Christmas is still a few days away, and I’m already feeling anxious. It’s a family tradition.

My mom used to spend weeks shopping for presents my parents couldn’t really afford for five kids. She would wrap them and hide them under her bed or in the trunk of my dad’s car. She would polish silver flatware and bake pies. We all were recruited to decorate a big tree that somehow the dog always knocked over as soon as the ornaments were hung. 

When he was feeling ambitious after getting the tree to stand up again, my dad would hang strings of lights on the roof. If not, he’d plant a couple of spotlights with red bulbs in the front yard, aim them to shine on the front of the house and call it good. 

Diane Carman

They’d be there, frozen in the ground, until April. Wisconsin winters were like that back then.

After dinner on Christmas Eve, my dad would pile all the kids in the car to take us on a tour of the holiday lights in the neighborhood. Mom was left at home to do the dinner dishes, or at least that was the story.

When we arrived home a half-hour or so later, the living room had been transformed into every child’s fantasy. Santa Claus supposedly had arrived and dozens of packages now surrounded the tree. 

My dad loved the game more than anyone. 

We would drink Tom and Jerrys (alcohol-free versions for the kids) and open our presents. My grandmother would be there to help us celebrate, always delivering cards with a crisp $5 bill inside for each kid.

And by 10 p.m., my mom would be crying.

Weeks of shopping and penny-pinching had produced a brief frenzy that resulted in the usual sweaters and socks, books, a special something for each kid — a transistor radio, new ice skates, a sled — and a giant pile of crumpled wrapping paper and ribbons.


In the end, it was just another mess to clean up.

She hated being in charge of the dream factory. 

After my dad died, she refused to do it anymore. 

My youngest brother was 9 and had outgrown any Santa Claus fantasies. My older brother was in the Army. I was in college. We pretty much quit the gift-giving orgy cold-turkey.

The gift was time together.

We cooked fancy meals and drank Champagne. We played Tripoli till late at night. 

One year we rented a big old house in Silverthorne. This was long before I’d moved to Colorado — I was living in Washington at the time — and even though it wasn’t a holiday with the celebrities in Aspen, it felt very luxe to us. 

On Christmas Eve, the furnace crapped out, the temperature in the house plummeted and we had to call the rental agency for help. A repairman arrived and got the big old lunker cooking again and my brothers sent him home full of holiday cheer. 

It was a lousy snow season, so the skiing was a disappointment. After struggling with thin snow at Keystone, Copper Mountain and the resort my brothers dubbed “Breckenrock,” the boys decided to take my mom’s Toyota Corolla for a spin (literally) over Berthoud Pass because the word on the slopes was that the snow was better at Winter Park.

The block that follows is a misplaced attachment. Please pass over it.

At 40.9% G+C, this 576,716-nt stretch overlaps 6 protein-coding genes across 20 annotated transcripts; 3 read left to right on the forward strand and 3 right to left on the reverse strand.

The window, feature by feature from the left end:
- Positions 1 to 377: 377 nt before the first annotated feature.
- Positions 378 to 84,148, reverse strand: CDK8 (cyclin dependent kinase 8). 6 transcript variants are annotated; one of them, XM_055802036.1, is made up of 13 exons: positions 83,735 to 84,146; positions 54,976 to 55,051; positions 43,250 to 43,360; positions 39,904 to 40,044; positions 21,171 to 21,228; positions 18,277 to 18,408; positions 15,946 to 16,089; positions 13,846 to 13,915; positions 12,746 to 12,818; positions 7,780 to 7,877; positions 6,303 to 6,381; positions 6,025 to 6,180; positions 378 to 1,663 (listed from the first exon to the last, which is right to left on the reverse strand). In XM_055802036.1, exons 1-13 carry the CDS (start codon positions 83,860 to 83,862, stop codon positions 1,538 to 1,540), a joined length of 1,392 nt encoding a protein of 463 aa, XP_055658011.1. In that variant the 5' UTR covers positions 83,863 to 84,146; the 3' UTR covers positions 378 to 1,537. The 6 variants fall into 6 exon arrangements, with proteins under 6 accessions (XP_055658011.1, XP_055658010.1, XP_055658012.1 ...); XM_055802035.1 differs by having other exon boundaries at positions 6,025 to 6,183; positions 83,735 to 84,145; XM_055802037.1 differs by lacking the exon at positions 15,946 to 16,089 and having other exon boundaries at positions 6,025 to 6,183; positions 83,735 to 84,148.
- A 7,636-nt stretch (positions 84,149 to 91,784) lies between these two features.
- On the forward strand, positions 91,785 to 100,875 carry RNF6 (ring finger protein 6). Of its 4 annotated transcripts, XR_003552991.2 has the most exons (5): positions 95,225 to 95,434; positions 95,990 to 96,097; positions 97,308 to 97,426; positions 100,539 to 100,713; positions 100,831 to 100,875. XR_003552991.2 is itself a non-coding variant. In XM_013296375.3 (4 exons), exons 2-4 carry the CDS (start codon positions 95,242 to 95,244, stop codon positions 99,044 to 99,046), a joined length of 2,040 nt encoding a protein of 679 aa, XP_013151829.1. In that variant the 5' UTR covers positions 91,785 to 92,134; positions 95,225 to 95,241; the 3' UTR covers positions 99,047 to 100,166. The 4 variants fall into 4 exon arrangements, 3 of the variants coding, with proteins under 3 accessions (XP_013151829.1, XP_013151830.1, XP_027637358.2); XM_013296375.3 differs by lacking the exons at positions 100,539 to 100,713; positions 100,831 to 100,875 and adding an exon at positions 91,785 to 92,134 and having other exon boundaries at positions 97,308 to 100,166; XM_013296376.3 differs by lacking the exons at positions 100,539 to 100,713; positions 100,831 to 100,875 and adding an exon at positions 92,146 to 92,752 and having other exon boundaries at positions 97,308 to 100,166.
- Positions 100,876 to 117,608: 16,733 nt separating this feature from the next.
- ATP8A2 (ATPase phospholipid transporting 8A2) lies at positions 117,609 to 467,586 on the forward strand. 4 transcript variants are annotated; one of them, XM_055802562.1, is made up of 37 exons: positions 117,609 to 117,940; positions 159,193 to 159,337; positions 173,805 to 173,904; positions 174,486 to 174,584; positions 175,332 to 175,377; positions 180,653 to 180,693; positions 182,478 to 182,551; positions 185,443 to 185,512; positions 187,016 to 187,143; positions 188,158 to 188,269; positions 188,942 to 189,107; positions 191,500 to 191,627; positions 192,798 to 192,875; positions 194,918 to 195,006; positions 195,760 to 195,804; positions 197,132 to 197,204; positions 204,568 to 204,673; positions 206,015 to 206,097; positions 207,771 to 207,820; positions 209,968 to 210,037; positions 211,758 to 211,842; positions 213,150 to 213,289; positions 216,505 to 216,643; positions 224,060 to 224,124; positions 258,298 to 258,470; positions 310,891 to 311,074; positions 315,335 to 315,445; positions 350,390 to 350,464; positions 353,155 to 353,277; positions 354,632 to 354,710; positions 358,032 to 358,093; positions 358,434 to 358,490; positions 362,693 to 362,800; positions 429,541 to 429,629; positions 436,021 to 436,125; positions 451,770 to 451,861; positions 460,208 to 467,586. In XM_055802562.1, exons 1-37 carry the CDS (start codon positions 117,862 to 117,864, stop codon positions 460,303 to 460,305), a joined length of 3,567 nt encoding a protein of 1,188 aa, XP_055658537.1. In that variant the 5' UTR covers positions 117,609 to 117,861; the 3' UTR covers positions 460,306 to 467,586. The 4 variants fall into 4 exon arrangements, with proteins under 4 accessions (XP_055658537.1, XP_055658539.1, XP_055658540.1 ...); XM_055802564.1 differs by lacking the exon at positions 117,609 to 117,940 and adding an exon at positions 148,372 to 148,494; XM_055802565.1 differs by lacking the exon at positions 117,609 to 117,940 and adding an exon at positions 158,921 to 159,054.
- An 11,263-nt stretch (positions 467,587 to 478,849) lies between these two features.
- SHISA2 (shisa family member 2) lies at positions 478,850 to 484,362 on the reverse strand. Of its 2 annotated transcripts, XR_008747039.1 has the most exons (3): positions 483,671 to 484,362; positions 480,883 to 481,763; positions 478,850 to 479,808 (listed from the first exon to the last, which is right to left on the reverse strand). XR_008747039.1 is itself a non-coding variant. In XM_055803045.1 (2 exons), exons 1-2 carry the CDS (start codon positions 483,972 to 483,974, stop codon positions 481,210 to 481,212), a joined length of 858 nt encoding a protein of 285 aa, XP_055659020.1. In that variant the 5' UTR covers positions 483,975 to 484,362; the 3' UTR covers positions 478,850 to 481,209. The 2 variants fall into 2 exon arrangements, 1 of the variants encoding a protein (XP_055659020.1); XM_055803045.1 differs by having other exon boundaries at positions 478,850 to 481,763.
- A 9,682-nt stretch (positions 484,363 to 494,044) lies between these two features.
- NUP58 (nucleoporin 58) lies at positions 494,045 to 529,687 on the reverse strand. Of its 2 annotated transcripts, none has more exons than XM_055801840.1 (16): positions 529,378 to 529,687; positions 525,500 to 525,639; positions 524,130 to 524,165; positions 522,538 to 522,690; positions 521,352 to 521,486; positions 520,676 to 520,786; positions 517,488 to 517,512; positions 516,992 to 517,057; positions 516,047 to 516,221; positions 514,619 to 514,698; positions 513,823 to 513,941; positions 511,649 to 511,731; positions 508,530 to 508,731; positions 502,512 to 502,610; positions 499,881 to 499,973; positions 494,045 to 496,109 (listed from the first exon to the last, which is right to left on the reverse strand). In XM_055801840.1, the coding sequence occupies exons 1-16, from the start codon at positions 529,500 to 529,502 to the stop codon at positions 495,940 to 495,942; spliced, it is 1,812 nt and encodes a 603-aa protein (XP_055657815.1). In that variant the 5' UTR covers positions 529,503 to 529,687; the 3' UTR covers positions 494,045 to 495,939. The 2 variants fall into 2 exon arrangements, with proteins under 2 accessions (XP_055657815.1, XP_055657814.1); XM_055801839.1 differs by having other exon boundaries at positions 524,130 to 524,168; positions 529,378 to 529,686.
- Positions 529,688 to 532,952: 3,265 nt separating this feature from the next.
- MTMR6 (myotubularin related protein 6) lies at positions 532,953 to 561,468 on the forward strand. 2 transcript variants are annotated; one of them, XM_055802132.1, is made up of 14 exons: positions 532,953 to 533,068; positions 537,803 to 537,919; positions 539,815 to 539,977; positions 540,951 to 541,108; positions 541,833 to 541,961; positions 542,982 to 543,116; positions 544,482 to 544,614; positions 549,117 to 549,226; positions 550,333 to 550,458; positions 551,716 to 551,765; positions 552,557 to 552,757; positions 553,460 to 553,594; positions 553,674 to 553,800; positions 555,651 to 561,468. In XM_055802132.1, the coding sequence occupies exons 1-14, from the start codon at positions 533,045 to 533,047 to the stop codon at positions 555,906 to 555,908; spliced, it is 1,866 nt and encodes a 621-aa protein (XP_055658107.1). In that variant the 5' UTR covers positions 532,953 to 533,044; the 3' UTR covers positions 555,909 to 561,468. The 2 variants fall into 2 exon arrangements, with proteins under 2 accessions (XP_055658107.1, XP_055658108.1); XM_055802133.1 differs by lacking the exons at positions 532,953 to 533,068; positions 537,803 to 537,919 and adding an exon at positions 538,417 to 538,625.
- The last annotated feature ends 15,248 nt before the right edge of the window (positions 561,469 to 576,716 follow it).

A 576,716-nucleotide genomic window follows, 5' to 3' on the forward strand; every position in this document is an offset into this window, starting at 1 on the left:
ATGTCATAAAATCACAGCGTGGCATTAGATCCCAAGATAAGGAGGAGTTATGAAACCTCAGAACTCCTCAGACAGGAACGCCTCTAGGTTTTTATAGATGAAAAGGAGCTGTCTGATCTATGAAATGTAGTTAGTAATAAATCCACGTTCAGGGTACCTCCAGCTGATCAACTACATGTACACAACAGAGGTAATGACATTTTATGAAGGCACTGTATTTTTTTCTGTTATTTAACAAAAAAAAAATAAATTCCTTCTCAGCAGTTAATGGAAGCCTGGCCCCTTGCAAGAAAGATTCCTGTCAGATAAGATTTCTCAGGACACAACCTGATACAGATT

Maybe it was. I don’t remember. They made it back to Silverthorne alive, though, which was some kind of Christmas miracle.

At some point that year, everybody gave up trying to ski and went ice-fishing.

None of that mattered. 

We were together with a fire in the fireplace, Fred’s jambalaya or maybe his famous bean soup on the stove, and my mom beaming. It was a blast.

Not every Christmas was as big a success as the one in snowless Silverthorne in the 1970s.

In the throes of divorce, Fred spent one alone in a motel in Texas. There were years when I was too broke to travel anywhere. And one year, through bad planning on our part, my mom spent the holiday without any of her kids around to create the magic she had come to appreciate so much.

With the possible exception of that one lonely holiday, she didn’t cry on Christmas Eve anymore. Instead, she reveled in the warmth of great memories.

Until she died at the age of 92, every year she’d tell the stories of the holidays when we’d get together — in Colorado or Oregon or Florida — with grandchildren and assorted current or former spouses, too much food and late nights playing cards.

There was the year we got lost trying to find a rental condo in Sunriver, Ore., and almost missed Christmas Eve. And the year my brothers had too many beers at a bar next to the laundromat when they were supposed to be doing the laundry and brought all the clothes home soaking wet. And the time ….

You get the message.

The present was us, she always said, and she really meant it.

Each year I try to embrace the concept. I try to resist the urge to be the manager of the dream factory. 

This year we’ll hang lights on the portable toilet the construction company working on our neighbor’s house thoughtfully planted in front of our living room window. We’ll take treats to the neighbors and maybe bake a pie in Mom’s memory. 

We’ll call my brothers and retell the old stories one more time.

And if the snow doesn’t materialize on the slopes, what the heck. We can always go ice-fishing.

Diane Carman is a Denver communications consultant.

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Diane Carman

Special to The Colorado Sun Twitter: @dccarman